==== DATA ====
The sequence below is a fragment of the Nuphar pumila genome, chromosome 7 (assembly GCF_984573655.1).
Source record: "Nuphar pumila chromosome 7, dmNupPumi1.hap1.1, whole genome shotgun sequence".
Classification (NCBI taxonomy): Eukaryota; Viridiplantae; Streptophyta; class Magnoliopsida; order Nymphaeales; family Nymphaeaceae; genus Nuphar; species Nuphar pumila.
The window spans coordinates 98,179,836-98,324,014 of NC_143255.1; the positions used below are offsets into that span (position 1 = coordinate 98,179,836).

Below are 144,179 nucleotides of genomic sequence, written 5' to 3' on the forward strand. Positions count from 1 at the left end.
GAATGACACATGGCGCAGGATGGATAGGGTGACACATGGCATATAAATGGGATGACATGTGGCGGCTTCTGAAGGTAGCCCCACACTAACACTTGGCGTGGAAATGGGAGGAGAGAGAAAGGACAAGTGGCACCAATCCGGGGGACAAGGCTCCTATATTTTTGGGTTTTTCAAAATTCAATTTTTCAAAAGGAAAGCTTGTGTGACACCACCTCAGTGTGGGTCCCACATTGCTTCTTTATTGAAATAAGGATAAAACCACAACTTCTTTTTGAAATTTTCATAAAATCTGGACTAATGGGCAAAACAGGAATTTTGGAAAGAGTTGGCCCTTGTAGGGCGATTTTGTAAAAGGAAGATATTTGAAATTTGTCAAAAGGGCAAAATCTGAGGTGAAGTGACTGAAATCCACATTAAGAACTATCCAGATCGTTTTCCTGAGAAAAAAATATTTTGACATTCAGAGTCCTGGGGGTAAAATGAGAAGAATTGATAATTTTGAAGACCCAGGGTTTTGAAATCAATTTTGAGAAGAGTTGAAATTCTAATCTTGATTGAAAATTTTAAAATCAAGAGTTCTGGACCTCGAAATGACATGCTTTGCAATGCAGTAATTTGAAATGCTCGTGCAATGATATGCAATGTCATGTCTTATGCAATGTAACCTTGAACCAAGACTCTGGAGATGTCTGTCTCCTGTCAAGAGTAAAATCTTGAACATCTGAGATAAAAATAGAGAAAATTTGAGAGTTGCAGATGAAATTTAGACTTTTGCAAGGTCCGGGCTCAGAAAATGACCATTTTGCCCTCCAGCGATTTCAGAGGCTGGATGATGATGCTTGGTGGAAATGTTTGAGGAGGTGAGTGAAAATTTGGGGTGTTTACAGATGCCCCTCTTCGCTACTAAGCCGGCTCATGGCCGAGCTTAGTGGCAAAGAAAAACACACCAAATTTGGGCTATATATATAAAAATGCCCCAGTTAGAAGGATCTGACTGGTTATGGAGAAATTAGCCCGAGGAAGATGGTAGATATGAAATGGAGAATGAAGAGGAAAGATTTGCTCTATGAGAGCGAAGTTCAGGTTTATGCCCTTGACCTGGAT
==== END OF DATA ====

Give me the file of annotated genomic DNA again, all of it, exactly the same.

The sequence below is a fragment of the Nuphar pumila genome, chromosome 7 (assembly GCF_984573655.1).
Source record: "Nuphar pumila chromosome 7, dmNupPumi1.hap1.1, whole genome shotgun sequence".
Classification (NCBI taxonomy): Eukaryota; Viridiplantae; Streptophyta; class Magnoliopsida; order Nymphaeales; family Nymphaeaceae; genus Nuphar; species Nuphar pumila.
The window spans coordinates 98,179,836-98,324,014 of NC_143255.1; the positions used below are offsets into that span (position 1 = coordinate 98,179,836).

Below are 144,179 nucleotides of genomic sequence, written 5' to 3' on the forward strand. Positions count from 1 at the left end.
GAATGACACATGGCGCAGGATGGATAGGGTGACACATGGCATATAAATGGGATGACATGTGGCGGCTTCTGAAGGTAGCCCCACACTAACACTTGGCGTGGAAATGGGAGGAGAGAGAAAGGACAAGTGGCACCAATCCGGGGGACAAGGCTCCTATATTTTTGGGTTTTTCAAAATTCAATTTTTCAAAAGGAAAGCTTGTGTGACACCACCTCAGTGTGGGTCCCACATTGCTTCTTTATTGAAATAAGGATAAAACCACAACTTCTTTTTGAAATTTTCATAAAATCTGGACTAATGGGCAAAACAGGAATTTTGGAAAGAGTTGGCCCTTGTAGGGCGATTTTGTAAAAGGAAGATATTTGAAATTTGTCAAAAGGGCAAAATCTGAGGTGAAGTGACTGAAATCCACATTAAGAACTATCCAGATCGTTTTCCTGAGAAAAAAATATTTTGACATTCAGAGTCCTGGGGGTAAAATGAGAAGAATTGATAATTTTGAAGACCCAGGGTTTTGAAATCAATTTTGAGAAGAGTTGAAATTCTAATCTTGATTGAAAATTTTAAAATCAAGAGTTCTGGACCTCGAAATGACATGCTTTGCAATGCAGTAATTTGAAATGCTCGTGCAATGATATGCAATGTCATGTCTTATGCAATGTAACCTTGAACCAAGACTCTGGAGATGTCTGTCTCCTGTCAAGAGTAAAATCTTGAACATCTGAGATAAAAATAGAGAAAATTTGAGAGTTGCAGATGAAATTTAGACTTTTGCAAGGTCCGGGCTCAGAAAATGACCATTTTGCCCTCCAGCGATTTCAGAGGCTGGATGATGATGCTTGGTGGAAATGTTTGAGGAGGTGAGTGAAAATTTGGGGTGTTTACAGATGCCCCTCTTCGCTACTAAGCCGGCTCATGGCCGAGCTTAGTGGCAAAGAAAAACACACCAAATTTGGGCTATATATATAAAAATGCCCCAGTTAGAAGGATCTGACTGGTTATGGAGAAATTAGCCCGAGGAAGATGGTAGATATGAAATGGAGAATGAAGAGGAAAGATTTGCTCTATGAGAGCGAAGTTCAGGTTTATGCCCTTGACCTGGAT